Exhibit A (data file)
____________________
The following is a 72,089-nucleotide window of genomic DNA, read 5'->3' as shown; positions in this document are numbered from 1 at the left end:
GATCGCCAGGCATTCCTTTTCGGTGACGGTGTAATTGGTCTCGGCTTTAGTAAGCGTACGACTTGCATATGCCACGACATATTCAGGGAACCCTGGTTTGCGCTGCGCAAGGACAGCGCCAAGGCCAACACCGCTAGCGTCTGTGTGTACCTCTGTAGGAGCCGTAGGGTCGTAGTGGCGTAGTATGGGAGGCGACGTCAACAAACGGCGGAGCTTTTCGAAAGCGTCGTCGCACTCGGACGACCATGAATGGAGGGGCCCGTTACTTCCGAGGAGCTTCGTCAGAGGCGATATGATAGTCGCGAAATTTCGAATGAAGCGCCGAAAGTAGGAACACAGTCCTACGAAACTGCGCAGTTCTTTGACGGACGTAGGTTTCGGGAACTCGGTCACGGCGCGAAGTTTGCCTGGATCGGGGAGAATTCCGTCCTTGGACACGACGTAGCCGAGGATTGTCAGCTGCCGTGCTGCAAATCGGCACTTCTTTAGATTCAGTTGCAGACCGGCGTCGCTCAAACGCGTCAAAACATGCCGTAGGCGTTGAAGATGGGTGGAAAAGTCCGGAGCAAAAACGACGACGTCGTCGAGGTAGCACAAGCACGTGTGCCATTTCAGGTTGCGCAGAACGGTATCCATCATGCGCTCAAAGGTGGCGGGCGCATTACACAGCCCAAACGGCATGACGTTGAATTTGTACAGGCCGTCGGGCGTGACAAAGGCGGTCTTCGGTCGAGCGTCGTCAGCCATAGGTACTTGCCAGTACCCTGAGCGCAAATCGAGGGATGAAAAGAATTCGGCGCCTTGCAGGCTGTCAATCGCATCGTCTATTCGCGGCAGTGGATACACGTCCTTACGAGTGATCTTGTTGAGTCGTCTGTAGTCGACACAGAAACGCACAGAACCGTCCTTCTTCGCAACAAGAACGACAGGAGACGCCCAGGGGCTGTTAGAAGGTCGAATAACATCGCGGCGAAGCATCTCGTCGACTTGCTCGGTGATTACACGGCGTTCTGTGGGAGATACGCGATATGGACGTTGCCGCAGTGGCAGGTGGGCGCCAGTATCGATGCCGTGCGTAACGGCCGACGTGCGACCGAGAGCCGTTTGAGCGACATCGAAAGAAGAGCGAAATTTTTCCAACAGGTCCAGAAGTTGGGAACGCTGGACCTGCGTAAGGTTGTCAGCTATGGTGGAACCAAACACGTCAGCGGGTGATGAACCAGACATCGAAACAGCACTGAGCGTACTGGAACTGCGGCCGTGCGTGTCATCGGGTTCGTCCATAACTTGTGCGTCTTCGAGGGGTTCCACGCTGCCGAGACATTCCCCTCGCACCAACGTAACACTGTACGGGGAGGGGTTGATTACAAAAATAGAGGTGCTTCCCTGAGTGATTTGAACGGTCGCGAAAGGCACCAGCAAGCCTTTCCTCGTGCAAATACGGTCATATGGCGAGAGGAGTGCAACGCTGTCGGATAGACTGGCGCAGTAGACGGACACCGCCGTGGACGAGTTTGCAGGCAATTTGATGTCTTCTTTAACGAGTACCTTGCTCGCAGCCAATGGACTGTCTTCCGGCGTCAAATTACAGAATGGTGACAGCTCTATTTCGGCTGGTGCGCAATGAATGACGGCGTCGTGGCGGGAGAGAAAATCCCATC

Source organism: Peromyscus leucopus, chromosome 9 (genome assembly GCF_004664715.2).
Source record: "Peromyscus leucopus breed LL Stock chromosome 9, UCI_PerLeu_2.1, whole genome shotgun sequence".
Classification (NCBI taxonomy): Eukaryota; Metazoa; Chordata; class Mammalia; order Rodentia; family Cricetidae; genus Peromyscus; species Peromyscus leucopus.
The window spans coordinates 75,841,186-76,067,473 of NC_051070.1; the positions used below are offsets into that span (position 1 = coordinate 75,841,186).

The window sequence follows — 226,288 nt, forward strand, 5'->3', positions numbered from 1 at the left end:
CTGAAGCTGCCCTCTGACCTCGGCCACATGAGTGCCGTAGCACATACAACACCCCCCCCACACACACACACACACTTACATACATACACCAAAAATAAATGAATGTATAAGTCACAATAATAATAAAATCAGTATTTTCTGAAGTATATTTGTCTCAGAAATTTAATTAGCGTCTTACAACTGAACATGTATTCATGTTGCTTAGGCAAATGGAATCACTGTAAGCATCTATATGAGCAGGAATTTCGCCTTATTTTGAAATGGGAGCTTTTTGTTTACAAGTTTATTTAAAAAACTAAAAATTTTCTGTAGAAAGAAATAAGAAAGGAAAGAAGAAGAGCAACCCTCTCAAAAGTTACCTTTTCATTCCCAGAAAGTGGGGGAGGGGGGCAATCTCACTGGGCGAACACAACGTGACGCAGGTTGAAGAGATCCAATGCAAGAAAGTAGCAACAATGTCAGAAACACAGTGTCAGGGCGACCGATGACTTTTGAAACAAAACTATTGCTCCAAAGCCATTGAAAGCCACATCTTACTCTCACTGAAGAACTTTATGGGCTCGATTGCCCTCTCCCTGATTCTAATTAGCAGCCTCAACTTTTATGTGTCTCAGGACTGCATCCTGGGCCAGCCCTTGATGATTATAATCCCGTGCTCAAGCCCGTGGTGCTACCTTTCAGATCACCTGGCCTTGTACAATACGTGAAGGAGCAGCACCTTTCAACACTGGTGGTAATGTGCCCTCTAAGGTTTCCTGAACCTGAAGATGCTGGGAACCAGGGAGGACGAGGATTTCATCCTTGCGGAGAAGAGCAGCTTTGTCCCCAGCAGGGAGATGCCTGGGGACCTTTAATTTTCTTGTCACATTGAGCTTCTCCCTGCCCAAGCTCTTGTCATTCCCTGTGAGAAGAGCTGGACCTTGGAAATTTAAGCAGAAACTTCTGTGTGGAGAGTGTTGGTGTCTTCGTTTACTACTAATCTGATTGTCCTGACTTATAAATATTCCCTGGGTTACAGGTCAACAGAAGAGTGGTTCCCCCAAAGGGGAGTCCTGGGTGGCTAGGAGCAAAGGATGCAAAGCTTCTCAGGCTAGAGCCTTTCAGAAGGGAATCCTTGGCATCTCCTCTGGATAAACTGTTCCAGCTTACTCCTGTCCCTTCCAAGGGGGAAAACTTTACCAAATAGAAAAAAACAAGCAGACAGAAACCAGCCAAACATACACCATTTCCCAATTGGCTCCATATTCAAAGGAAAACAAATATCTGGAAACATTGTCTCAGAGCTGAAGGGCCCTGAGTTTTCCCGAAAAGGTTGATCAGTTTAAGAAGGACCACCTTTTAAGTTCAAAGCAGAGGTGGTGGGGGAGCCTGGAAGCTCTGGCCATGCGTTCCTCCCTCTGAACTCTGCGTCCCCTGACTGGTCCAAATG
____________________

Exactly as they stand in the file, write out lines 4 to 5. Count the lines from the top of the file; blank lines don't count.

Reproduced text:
Source record: "Peromyscus leucopus breed LL Stock chromosome 9, UCI_PerLeu_2.1, whole genome shotgun sequence".
Classification (NCBI taxonomy): Eukaryota; Metazoa; Chordata; class Mammalia; order Rodentia; family Cricetidae; genus Peromyscus; species Peromyscus leucopus.